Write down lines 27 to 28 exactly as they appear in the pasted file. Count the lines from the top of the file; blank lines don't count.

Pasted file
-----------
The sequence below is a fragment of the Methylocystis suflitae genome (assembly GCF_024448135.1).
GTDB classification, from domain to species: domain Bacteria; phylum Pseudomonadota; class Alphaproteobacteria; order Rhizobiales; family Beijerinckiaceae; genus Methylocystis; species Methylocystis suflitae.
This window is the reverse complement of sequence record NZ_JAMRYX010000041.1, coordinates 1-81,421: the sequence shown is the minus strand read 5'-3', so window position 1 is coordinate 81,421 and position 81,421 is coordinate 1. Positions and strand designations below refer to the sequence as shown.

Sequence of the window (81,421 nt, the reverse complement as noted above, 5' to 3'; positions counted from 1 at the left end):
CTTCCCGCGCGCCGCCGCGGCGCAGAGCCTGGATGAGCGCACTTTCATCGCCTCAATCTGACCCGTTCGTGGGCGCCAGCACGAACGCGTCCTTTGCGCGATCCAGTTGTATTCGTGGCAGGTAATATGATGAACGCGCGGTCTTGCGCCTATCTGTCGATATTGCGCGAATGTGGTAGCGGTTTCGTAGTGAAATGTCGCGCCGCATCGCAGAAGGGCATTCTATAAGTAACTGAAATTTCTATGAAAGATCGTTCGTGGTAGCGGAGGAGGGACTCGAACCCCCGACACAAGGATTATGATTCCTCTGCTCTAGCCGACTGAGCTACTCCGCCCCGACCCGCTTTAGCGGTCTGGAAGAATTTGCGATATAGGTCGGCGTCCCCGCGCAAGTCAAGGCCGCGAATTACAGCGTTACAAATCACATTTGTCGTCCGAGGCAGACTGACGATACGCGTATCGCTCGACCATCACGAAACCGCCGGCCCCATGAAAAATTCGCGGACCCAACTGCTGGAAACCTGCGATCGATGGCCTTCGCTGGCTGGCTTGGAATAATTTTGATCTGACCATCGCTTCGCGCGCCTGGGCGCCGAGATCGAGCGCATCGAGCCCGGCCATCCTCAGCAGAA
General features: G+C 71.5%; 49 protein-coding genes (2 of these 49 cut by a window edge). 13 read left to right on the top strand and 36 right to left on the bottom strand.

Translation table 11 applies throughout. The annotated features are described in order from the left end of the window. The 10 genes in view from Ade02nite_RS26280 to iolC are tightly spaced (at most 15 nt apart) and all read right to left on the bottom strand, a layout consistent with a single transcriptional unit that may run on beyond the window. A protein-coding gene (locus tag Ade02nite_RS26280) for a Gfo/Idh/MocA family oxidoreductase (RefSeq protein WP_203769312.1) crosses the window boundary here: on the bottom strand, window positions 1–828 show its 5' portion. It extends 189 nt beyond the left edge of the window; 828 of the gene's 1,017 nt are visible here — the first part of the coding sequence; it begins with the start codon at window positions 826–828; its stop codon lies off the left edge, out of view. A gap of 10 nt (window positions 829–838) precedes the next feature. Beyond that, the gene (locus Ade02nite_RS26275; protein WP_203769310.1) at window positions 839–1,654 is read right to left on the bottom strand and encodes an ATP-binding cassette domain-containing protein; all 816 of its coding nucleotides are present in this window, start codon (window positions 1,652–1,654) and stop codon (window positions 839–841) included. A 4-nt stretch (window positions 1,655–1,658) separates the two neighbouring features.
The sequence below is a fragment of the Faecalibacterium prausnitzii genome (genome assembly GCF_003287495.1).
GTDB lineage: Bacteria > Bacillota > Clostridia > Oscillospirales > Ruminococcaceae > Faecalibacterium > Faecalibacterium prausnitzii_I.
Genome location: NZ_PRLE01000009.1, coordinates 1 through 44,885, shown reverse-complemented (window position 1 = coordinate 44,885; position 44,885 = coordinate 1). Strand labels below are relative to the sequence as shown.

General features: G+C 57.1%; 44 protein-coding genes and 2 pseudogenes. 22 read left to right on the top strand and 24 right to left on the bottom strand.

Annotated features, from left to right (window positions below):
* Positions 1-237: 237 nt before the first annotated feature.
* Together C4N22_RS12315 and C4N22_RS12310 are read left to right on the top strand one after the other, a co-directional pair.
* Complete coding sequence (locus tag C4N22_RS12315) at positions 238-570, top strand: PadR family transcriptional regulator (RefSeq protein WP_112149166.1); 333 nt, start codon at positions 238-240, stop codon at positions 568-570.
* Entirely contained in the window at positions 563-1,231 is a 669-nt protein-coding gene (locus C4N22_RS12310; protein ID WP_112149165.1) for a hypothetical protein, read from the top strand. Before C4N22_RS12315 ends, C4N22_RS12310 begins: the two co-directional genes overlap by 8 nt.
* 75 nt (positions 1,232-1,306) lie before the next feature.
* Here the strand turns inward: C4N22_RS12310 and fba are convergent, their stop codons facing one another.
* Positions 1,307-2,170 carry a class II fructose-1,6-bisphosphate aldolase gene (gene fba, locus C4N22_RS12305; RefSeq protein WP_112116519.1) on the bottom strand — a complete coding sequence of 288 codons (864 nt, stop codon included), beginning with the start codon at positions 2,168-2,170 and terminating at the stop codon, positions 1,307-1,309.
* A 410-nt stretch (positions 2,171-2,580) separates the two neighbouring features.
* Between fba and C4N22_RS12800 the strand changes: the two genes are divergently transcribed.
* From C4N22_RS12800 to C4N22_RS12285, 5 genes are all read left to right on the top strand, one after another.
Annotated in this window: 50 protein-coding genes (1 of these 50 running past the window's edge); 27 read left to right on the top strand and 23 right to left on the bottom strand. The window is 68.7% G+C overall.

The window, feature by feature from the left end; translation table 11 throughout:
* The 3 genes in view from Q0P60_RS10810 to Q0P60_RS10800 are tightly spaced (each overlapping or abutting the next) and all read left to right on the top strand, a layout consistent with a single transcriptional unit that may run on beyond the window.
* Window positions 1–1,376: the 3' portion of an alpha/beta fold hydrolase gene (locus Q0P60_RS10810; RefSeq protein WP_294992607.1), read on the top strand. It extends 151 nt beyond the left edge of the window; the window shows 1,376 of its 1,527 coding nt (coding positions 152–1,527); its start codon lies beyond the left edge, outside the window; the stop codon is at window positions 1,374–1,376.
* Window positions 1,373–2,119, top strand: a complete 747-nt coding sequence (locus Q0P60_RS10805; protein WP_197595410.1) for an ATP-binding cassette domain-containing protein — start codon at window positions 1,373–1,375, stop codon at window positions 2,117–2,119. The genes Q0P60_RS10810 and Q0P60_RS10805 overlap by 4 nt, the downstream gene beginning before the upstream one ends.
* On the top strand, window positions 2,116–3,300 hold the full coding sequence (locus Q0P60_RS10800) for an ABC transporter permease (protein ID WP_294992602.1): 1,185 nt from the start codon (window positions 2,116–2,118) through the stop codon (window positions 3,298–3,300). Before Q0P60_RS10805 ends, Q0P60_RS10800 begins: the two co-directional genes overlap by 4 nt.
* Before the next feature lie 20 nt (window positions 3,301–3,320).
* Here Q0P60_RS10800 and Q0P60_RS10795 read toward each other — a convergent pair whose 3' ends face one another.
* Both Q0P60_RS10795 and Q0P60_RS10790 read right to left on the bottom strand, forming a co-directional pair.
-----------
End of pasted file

* Window positions 1,373–2,119, top strand: a complete 747-nt coding sequence (locus Q0P60_RS10805; protein WP_197595410.1) for an ATP-binding cassette domain-containing protein — start codon at window positions 1,373–1,375, stop codon at window positions 2,117–2,119. The genes Q0P60_RS10810 and Q0P60_RS10805 overlap by 4 nt, the downstream gene beginning before the upstream one ends.
* On the top strand, window positions 2,116–3,300 hold the full coding sequence (locus Q0P60_RS10800) for an ABC transporter permease (protein ID WP_294992602.1): 1,185 nt from the start codon (window positions 2,116–2,118) through the stop codon (window positions 3,298–3,300). Before Q0P60_RS10805 ends, Q0P60_RS10800 begins: the two co-directional genes overlap by 4 nt.